Virtually 100% of all global cities will experience profound shifts in climate by 2050 if average global warming reaches 2.0°C, with 77% on track to experience the temperature and rainfall patterns now associated with equatorial regions and 22% projected to suffer conditions never before seen in any city on Earth, says a new study.
Recently published in the open-access science journal PLOS One, the Swiss study is both original and timely, reports Utility Dive, in its effort to help the public visualize the future of the global climate.
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Concrete comparisons like “the 2050 climate in London will resemble Barcelona’s presently, and 2050 Seattle will resemble the current climate in San Francisco” are among the examples given to illustrate what 2.0°C of global warming will actually mean.
Cooper Martin, director of sustainability and solutions at the U.S. National League of Cities, noted that “numerous barriers” inhibit the public from grasping the gravity of the climate crisis, adding that “any effort to make [climate change] simpler and more visual and easier to understand is good.”
While the conversion from 2.0°C to 3.6°F is a particular obstacle for many Americans who “can’t adequately visualize a 2.0°C long-term temperature shift,” Martin said the ramifications of the number alone remain very hard for most to grasp.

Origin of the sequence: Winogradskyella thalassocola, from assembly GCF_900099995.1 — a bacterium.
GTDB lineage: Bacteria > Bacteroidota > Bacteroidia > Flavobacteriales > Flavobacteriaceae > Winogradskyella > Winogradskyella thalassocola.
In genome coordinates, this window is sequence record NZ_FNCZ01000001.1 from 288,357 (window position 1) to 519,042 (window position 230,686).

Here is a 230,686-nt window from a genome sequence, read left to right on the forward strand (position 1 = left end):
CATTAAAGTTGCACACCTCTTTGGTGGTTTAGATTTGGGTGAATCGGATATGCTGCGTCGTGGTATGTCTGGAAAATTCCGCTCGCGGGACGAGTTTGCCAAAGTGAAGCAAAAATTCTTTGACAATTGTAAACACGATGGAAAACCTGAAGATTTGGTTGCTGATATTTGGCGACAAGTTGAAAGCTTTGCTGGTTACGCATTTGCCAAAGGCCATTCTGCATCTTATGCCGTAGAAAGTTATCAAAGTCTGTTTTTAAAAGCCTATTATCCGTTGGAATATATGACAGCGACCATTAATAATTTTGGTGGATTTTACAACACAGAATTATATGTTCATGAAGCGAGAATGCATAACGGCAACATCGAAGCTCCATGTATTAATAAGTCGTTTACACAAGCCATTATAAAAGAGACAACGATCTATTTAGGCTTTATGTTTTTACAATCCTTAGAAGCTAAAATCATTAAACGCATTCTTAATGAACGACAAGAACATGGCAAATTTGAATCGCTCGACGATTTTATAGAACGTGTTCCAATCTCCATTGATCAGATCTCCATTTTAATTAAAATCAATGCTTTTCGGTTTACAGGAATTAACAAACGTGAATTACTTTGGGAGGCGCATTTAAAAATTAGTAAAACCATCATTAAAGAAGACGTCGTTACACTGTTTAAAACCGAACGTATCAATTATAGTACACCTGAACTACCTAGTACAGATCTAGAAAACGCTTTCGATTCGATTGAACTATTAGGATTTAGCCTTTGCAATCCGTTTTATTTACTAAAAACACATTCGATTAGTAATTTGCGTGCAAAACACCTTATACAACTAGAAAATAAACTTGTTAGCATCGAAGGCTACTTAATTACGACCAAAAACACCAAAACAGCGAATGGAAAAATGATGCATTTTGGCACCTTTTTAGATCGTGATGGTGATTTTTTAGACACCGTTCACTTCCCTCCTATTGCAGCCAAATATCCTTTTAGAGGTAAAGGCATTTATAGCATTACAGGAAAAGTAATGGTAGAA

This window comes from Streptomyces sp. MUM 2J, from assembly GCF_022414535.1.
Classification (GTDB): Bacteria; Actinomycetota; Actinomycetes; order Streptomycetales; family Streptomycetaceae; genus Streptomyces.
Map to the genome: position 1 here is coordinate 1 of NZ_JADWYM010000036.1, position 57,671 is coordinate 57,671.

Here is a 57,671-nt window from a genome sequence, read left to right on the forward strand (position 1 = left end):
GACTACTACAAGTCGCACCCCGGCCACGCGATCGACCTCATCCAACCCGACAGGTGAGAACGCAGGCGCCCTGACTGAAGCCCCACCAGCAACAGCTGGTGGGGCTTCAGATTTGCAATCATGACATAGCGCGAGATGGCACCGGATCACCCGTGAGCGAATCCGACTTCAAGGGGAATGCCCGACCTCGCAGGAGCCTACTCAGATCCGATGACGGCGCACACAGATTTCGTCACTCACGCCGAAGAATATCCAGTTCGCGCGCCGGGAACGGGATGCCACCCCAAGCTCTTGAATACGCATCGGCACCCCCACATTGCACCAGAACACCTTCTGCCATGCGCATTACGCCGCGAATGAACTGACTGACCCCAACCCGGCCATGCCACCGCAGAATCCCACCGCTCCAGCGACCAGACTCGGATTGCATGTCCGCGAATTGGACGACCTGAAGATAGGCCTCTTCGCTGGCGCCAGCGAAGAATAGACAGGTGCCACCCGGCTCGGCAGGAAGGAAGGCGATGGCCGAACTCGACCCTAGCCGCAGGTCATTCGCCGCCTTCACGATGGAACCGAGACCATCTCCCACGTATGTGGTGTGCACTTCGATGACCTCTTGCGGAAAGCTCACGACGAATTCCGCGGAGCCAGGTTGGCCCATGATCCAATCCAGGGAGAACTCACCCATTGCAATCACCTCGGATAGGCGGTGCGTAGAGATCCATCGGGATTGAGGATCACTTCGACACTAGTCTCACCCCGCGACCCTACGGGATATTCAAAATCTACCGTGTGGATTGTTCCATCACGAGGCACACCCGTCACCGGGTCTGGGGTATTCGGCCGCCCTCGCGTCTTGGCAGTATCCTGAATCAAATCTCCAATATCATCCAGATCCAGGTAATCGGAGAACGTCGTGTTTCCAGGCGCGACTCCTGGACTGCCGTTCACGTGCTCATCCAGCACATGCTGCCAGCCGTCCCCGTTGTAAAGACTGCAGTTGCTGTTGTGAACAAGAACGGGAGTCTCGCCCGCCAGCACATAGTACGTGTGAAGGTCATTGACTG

“That’s a big barrier to public understanding and education,” he noted. “It becomes much more real and more noticeable to a lot of Americans when you put it in terms of what we are already used to.”
So the new report’s effort sets out to bring climate projections down to street level, with its abstract noting that “Madrid’s climate in 2050 will resemble Marrakech’s climate today, Stockholm will resemble Budapest, [and] London [will resemble] Barcelona.”
“All cities’ climates in both the northern and southern hemispheres generally are predicted to shift toward the conditions in warmer, low-latitude (equatorial) regions, while cities in the tropics will experience pronounced shifts to drier conditions,” Utility Dive states. In a nutshell, “cities will become hotter, wet seasons will become wetter, and dry seasons will become drier.”
A conservatively-estimated 22% of cities will experience “novel climate conditions” that no human population has ever encountered, the report states. Nearly two-thirds of those communities, including cities like Jakarta, Kuala Lumpur, and Singapore, are in the tropics.
While Utility Dive lists some cities that are preparing for future climate impacts, Martin said years of inaction have left communities with no choice but to step up their efforts. “Our actions absolutely need to be accelerated,” he said. “It’s good that there is more attention being paid to it now, but unfortunately we have delayed for too many years. Now we’re really left with no choice but to accelerate action even further.”